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Edinburgh Fringe - What Do You Risk?

Image from Paradise Lost (lies unopened beside me) by Lost Dog © Zoe Manders.

Written by Ben Duke, Artistic Director of Lost Dog


This August I am performing a one man show I have created at the Edinburgh festival. It is calledParadise Lost (lies unopened beside me). It is an attempt at staging Milton's epic 80,000 word poem in 70 minutes.

What do you risk?

I risk failure. In this case I think failure would look like this – a slightly desperate, financially ruined, middle aged man dressed like God performing to a crowd of three people who came in hoping I was in some way connected to Paradise Lost, the UK gothic rock band. Success looks surprisingly similar only there are more people watching.

But actually that image of failure is not so frightening. I am used to small audiences, an ever present feeling of desperation and financial embarrassment. I think what scares me is that these symptoms trigger something more profound, something biblical. It is a large disembodied hand which writes on the wall of the dressing room 'You have been weighed in the balance and found wanting'. I think most performers have a version of this hand, some are probably more modest, a note on a napkin maybe that just says, 'has anyone found you out yet?'. They both amount to the same thing, a sense that out there, there is some kind of universal authority that knows you are not good enough. The psychotherapist would say my sense of inadequacy comes from within. Either way, be it a disembodied hand or a microbe in my gut, it is hard to fight, and usually I would choose not to. If I saw the hand preparing to write that phrase I would enter into a series of deflecting tactics that would make it disappear. My two favourites are to blame the performers or to blame the lack of time. Or both. The excuses not only deflect - they also make me feel better. They build up this idea that my process is so complicated that it is only with a few incredibly gifted people and months of time to spare that I am able to create anything half decent. But for this show my excuses are worthless. I am the only performer and if I can't make sense of my own contradictory choreographic instructions then no one can and also I've had plenty of time. Plenty. So this is why Edinburgh is risky. Because if it goes badly there are no excuses. There is no one else to blame. This is all about me.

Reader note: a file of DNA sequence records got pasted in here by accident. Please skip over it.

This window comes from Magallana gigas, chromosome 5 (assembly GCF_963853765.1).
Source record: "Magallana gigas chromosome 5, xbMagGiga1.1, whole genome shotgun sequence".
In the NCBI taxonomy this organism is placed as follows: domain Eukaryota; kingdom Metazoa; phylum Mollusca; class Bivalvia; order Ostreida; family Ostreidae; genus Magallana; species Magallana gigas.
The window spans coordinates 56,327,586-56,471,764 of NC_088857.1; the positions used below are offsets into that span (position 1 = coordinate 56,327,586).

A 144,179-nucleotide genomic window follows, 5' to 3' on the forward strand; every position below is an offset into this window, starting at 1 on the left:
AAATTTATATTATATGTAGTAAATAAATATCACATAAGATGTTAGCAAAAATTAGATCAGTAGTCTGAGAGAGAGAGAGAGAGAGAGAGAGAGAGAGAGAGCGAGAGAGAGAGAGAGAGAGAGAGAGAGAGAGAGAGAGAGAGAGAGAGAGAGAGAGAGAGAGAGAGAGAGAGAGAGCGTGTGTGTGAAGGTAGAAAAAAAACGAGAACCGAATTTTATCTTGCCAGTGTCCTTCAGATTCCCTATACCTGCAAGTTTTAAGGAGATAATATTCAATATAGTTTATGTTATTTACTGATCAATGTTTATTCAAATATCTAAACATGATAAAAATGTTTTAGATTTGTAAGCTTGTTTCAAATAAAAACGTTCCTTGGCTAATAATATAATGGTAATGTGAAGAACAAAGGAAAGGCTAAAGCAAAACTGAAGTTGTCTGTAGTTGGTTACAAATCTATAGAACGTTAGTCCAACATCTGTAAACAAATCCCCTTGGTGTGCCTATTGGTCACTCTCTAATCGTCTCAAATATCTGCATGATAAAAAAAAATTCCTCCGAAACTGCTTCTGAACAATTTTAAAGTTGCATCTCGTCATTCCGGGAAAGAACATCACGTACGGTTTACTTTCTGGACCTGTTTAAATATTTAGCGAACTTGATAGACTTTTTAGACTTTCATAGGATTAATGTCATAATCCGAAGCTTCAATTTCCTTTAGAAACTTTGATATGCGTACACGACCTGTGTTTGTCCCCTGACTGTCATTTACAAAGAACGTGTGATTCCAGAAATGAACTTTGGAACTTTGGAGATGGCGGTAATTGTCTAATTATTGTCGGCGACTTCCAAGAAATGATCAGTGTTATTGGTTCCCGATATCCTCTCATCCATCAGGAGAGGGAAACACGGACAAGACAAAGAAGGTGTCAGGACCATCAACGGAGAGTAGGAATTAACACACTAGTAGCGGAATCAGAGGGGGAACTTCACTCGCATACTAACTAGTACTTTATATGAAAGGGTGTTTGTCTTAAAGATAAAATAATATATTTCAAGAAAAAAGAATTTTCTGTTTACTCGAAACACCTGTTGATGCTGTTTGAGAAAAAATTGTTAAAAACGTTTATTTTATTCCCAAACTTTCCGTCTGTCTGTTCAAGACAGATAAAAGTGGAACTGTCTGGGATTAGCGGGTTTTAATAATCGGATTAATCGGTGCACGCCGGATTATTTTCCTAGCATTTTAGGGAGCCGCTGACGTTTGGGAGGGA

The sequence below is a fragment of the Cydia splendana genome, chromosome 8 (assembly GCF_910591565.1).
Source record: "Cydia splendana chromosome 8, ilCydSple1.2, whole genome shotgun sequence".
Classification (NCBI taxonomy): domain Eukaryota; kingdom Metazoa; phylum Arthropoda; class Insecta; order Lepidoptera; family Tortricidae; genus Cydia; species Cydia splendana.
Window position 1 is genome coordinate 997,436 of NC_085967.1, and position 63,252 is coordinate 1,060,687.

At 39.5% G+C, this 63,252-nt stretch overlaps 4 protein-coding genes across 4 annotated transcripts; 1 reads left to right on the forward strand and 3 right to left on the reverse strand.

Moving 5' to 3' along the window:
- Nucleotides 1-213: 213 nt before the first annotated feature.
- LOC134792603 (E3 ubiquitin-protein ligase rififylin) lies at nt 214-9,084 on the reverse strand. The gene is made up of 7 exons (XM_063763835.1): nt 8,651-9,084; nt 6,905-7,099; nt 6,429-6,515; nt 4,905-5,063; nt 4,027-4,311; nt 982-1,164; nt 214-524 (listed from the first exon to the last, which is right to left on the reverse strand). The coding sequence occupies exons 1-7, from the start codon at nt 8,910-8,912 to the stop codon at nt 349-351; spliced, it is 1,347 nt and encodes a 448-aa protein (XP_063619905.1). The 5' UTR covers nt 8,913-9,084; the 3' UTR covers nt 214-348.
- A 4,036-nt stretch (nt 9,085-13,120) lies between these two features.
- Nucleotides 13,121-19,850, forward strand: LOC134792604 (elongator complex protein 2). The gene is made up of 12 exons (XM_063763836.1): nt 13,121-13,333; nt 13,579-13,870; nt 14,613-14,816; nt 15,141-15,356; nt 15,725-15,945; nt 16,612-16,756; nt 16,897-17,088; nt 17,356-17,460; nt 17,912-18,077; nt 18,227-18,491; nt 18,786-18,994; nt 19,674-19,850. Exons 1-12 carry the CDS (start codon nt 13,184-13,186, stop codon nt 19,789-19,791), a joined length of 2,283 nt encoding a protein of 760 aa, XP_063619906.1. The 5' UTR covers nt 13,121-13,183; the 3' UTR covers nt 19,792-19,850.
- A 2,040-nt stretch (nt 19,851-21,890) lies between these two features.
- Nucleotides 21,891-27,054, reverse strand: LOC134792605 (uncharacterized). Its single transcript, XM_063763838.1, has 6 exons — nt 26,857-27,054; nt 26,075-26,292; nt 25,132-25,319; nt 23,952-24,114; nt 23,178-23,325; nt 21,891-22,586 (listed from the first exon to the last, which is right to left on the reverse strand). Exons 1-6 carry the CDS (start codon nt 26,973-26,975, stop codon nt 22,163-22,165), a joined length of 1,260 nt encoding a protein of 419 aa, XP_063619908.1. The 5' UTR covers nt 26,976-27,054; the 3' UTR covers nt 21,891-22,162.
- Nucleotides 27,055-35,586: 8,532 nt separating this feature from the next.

Image from Paradise Lost (lies unopened beside me) by Lost Dog © Zoe Manders.

I am choosing to express myself. But the medium in which I am choosing to do that means I am asking for judgement. Today there are much easier ways to publicly express oneself. The internet for example. It is so easy to express yourself publicly that there is no time to consider the world's need for what it is you are expressing. The picture of your dog licking its balls is sent before you really considered the pros and cons of sharing that with the world. Were I the owner of that dog, and I wanted to share that particular moment with the world, I would be considering how to turn it into a piece of theatre. And because it would take me a great deal of time and money to create that piece of theatre, (rehearsal space, performers, designers to design and build the animatronic dog, or maybe a highly trained dog that could perform the licking at a precise moment, but then that dog would come with a dog wrangler who would be expensive to tour with... etc) I would have plenty of time to consider if this was a piece of theatre the world needed to see. And if I decided that it was I am making a presumption that other people should see this. If I'd just sent the picture via Instagram the presumption is a lot less. Non-existent even because it was done so quickly. And so if people abuse me and my picture I am immune to their criticism because I just did it for a laugh, it doesn't say anything about me, if you hate it what do I care? But the piece of theatre is not done so easily; it is a commitment and because of that it is saying 'This is me, and my dog, and I want you to see it because I think it has the potential to make your day better than it would otherwise have been'. And so if then people hate it I cannot deflect their criticism by saying it's not me, I don't care, because it is me, and I do care.

So that is the end of my risk assessment. I feel better for it. I have outlined the worst case scenario and it looks like this... It is August 30th and I am sitting in a makeshift dressing room in Summerhall, there is a disembodied hand writing on the dressing room wall and I am setting up an Instagram account and trying to buy a dog. It could be much worse.

You can catch Ben Duke in Lost Dog's Paradise Lost (lies unopened beside me) from 5 – 30 August at Summerhall, as part of The Place’s Edinburgh Fringe 2015 showcase at Edinburgh Fringe Festival

Website: www.lostdogdance.co.uk
Facebook: /lostdogdance
Twitter: @lostdogdance


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Felicity Skelton on 2015 09 10 15:30

The show was the first thing I saw in my week at Edinburgh this year, and it was the best. Funny, moving, brilliantly written and performed. Thought-provoking, gripping, and poetic. I wish I could see it again - I have been telling all my friends, family, and colleagues (academics) to go if they get the chance. Congratulations on a wonderful performance!

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